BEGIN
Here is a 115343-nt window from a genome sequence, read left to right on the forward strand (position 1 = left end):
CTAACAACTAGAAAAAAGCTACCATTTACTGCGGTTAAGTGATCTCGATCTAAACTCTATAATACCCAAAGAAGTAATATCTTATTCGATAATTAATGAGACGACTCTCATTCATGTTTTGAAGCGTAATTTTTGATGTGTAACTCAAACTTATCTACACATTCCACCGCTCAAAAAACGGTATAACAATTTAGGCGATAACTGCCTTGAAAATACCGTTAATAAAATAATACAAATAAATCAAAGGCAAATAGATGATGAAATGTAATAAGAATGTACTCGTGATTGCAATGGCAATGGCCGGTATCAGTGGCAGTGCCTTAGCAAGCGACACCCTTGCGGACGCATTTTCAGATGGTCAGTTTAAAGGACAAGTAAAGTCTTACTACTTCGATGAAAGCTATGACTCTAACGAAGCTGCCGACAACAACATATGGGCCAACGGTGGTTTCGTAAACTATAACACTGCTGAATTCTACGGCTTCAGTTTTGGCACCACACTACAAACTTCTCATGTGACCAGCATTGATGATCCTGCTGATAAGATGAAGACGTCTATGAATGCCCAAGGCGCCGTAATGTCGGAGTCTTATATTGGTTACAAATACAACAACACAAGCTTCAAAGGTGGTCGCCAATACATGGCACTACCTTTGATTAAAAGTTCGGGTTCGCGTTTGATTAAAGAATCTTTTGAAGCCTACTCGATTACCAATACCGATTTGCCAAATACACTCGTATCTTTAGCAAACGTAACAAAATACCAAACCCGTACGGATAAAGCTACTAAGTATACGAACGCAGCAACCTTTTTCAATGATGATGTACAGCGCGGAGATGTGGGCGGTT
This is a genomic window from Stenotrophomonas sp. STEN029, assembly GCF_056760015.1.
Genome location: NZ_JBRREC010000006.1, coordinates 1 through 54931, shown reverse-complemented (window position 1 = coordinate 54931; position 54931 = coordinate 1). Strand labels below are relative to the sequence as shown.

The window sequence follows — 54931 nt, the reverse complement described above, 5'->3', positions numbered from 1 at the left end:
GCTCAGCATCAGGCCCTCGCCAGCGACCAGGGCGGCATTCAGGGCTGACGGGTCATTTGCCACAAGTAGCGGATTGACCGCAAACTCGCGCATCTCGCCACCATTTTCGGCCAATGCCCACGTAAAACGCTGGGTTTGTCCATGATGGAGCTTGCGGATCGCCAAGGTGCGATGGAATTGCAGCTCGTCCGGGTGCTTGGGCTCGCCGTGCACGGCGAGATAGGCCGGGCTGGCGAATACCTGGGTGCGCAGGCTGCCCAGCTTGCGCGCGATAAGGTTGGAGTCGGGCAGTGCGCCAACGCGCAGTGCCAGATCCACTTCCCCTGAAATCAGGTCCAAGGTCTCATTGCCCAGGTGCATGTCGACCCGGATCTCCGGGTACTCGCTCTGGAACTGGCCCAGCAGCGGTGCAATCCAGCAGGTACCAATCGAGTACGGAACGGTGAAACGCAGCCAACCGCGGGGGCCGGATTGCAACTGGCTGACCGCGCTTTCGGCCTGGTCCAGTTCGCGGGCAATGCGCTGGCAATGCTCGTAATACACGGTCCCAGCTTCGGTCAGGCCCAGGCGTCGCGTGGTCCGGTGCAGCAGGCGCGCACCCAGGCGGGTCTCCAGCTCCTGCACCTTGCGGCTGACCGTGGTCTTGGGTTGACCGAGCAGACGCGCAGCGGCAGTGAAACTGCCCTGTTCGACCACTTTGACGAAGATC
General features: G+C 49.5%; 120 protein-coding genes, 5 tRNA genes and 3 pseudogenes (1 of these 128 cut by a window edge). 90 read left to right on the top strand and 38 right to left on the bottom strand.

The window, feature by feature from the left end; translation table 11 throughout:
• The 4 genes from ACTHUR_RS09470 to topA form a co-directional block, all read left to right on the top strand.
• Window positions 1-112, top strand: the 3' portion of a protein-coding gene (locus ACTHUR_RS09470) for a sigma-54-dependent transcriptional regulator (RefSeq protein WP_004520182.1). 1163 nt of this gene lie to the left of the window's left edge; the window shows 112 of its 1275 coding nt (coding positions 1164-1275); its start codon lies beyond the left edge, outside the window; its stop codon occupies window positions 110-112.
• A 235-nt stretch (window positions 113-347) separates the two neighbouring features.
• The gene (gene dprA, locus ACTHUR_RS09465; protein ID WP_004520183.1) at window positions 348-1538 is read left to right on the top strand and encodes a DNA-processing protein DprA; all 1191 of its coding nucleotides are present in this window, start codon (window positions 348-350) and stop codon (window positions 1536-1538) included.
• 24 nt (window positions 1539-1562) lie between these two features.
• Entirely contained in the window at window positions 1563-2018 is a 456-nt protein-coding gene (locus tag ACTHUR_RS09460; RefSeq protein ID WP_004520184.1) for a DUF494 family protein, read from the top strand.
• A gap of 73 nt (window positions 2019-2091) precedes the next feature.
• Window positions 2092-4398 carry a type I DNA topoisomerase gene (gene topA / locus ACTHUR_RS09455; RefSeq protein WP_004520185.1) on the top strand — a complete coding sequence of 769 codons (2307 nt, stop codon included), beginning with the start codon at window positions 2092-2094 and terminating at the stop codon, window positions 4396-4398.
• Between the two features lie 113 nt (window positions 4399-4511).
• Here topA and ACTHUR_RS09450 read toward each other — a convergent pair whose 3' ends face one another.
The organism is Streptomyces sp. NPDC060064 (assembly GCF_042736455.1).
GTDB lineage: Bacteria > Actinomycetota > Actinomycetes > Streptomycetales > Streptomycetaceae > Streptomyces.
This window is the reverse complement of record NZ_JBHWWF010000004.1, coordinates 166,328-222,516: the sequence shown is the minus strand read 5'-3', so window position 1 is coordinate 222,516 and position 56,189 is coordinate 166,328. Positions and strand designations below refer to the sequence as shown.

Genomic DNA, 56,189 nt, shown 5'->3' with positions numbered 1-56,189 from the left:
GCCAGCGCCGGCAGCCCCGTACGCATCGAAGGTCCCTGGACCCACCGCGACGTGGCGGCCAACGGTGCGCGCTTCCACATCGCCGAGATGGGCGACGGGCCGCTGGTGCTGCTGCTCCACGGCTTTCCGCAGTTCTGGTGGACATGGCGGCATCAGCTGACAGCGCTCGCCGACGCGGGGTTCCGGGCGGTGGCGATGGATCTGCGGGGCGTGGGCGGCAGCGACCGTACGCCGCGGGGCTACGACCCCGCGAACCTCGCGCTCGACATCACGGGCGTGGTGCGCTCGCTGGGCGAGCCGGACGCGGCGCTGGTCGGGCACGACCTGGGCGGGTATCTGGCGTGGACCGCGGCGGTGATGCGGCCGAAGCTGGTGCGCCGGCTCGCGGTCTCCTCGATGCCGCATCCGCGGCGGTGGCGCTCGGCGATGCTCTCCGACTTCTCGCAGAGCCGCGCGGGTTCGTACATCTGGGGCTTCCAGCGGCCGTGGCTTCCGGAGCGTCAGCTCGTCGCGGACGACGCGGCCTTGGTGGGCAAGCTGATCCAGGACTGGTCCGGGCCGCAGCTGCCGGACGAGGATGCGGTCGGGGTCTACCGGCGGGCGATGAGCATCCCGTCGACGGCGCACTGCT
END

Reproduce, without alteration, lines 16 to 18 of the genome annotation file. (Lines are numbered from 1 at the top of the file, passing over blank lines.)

• Window positions 2092-4398 carry a type I DNA topoisomerase gene (gene topA / locus ACTHUR_RS09455; RefSeq protein WP_004520185.1) on the top strand — a complete coding sequence of 769 codons (2307 nt, stop codon included), beginning with the start codon at window positions 2092-2094 and terminating at the stop codon, window positions 4396-4398.
• Between the two features lie 113 nt (window positions 4399-4511).
• Here topA and ACTHUR_RS09450 read toward each other — a convergent pair whose 3' ends face one another.